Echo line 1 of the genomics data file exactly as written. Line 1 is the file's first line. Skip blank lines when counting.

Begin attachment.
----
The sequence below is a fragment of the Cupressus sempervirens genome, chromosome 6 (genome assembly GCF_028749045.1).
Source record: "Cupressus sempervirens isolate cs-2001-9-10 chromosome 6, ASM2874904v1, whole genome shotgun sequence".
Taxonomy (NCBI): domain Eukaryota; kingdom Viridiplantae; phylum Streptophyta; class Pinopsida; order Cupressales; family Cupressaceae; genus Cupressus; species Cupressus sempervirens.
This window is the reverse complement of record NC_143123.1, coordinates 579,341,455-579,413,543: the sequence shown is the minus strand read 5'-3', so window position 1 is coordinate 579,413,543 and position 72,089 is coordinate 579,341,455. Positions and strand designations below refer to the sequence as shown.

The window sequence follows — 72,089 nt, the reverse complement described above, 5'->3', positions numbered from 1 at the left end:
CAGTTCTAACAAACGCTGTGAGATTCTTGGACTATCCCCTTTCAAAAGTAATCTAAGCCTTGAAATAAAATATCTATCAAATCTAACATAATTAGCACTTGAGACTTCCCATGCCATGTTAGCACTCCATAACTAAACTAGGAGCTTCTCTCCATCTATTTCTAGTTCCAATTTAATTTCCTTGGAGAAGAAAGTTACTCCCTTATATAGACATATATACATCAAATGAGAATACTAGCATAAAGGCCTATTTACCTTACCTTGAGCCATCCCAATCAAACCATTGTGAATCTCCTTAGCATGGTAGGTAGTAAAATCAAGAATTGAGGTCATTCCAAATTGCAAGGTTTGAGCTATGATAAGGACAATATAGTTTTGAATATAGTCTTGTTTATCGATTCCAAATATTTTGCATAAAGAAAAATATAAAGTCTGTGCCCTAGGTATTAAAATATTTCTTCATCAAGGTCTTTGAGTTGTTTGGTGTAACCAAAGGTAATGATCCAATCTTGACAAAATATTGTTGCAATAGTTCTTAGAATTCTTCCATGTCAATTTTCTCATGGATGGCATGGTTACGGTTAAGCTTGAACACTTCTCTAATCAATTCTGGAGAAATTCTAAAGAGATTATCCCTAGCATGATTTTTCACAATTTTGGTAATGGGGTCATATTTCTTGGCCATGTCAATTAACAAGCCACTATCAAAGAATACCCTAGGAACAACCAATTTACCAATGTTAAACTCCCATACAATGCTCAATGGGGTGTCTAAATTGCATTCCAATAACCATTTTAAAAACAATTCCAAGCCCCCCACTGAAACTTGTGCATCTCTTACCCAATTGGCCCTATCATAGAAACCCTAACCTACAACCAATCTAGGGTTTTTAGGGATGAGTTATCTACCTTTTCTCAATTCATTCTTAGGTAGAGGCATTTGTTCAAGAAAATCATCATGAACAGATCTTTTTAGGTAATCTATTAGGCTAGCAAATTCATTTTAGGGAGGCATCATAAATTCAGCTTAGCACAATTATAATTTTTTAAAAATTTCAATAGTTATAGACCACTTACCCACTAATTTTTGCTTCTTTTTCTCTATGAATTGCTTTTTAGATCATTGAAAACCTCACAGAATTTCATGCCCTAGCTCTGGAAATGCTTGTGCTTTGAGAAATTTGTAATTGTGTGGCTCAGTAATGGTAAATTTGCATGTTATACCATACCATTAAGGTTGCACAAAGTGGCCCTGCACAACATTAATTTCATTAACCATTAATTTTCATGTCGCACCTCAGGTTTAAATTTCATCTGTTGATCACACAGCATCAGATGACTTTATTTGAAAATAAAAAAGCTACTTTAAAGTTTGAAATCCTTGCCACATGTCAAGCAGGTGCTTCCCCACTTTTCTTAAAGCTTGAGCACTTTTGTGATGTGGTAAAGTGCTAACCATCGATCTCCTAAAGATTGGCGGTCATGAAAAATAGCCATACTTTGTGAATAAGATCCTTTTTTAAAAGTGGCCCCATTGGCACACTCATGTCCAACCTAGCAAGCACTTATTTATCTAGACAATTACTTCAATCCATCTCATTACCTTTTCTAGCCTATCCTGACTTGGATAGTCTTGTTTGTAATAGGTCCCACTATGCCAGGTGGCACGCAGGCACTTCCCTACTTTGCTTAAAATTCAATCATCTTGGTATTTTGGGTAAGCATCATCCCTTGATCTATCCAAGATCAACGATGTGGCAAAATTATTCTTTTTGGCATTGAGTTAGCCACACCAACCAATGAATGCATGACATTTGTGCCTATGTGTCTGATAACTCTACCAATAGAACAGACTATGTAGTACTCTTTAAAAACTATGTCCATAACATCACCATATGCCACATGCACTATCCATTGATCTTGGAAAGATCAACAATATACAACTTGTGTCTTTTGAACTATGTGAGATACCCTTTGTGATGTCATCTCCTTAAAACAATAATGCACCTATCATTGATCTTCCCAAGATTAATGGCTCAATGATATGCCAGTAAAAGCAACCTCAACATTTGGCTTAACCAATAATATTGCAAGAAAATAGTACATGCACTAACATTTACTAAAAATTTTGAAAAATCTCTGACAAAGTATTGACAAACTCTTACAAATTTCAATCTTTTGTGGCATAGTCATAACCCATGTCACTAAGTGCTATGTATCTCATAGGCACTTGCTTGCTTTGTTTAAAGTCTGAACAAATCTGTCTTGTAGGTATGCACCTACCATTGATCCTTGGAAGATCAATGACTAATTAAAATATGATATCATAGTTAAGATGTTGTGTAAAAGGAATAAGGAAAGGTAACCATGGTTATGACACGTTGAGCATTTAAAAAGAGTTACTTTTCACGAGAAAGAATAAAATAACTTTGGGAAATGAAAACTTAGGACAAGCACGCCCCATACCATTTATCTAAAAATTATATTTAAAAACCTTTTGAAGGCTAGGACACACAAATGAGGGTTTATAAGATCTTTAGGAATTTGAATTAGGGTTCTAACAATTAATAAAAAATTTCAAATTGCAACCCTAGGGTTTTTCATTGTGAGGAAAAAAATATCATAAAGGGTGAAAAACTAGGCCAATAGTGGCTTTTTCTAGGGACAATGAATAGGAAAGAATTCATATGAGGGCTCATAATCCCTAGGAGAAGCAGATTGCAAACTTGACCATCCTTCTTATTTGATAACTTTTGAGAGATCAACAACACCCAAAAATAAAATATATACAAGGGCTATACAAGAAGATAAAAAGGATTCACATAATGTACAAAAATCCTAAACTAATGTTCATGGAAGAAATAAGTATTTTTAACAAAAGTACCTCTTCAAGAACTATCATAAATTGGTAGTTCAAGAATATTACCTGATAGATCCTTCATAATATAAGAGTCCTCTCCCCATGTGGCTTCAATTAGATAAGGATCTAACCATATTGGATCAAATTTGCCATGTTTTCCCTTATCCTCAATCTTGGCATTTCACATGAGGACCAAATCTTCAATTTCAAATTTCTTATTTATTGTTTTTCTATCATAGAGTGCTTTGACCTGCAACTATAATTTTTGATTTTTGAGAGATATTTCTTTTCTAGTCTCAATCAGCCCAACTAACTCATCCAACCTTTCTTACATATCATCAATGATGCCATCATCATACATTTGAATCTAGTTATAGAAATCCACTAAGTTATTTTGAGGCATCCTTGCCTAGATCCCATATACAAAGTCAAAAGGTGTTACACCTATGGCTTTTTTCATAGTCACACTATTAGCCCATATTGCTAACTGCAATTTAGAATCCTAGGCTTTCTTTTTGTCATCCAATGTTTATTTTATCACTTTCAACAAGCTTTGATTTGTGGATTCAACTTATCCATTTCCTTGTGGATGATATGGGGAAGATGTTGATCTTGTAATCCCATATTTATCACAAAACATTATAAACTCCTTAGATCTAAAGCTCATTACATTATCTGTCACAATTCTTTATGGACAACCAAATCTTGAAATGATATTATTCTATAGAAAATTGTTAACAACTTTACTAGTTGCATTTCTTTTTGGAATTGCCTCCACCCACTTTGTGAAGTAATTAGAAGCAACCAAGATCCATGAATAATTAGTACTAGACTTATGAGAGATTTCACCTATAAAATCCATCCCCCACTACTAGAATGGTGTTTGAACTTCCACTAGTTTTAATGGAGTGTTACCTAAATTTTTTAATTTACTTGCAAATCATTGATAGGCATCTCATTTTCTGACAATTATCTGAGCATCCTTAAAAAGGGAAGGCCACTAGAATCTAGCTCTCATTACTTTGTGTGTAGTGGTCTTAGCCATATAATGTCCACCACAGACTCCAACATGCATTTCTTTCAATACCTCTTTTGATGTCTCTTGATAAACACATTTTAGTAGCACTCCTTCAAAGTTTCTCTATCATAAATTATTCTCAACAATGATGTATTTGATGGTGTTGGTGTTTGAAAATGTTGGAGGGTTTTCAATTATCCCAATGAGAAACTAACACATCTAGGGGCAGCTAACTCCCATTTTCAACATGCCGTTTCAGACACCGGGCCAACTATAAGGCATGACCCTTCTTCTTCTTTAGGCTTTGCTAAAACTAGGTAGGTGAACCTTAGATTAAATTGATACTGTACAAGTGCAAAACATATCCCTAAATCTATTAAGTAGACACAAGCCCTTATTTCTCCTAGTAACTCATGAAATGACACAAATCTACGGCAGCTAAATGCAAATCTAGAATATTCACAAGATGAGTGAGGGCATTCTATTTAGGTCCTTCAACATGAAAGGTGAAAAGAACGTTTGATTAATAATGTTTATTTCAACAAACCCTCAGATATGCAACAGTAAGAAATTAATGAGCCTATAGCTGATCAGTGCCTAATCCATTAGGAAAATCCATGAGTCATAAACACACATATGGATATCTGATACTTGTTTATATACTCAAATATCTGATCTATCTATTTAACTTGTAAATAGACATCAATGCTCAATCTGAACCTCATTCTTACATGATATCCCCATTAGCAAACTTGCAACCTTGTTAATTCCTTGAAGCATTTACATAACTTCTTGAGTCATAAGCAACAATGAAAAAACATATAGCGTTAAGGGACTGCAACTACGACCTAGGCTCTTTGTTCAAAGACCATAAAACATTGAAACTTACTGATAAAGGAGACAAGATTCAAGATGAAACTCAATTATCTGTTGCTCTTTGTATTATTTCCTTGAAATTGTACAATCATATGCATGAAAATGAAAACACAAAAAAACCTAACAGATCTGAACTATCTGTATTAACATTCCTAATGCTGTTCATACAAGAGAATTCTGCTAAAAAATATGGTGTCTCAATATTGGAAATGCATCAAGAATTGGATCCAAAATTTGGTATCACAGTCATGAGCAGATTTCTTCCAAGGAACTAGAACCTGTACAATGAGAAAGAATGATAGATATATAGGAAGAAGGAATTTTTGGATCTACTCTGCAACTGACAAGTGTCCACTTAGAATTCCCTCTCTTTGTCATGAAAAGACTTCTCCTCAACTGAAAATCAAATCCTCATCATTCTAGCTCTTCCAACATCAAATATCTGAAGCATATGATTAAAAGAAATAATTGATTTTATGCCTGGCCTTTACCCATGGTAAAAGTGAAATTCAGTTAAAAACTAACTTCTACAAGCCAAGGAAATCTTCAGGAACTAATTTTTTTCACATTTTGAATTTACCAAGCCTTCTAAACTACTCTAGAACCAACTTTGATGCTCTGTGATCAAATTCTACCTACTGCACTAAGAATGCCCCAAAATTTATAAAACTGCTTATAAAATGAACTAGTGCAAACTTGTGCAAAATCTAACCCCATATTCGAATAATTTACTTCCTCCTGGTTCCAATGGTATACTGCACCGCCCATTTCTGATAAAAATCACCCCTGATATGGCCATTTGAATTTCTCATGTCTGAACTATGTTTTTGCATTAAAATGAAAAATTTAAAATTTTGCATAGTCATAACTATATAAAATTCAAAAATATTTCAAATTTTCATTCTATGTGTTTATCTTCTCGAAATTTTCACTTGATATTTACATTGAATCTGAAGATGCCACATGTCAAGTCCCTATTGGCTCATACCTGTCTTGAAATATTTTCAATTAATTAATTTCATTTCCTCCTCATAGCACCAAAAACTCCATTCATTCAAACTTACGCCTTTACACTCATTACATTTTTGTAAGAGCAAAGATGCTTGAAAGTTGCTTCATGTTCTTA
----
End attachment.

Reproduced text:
The sequence below is a fragment of the Cupressus sempervirens genome, chromosome 6 (genome assembly GCF_028749045.1).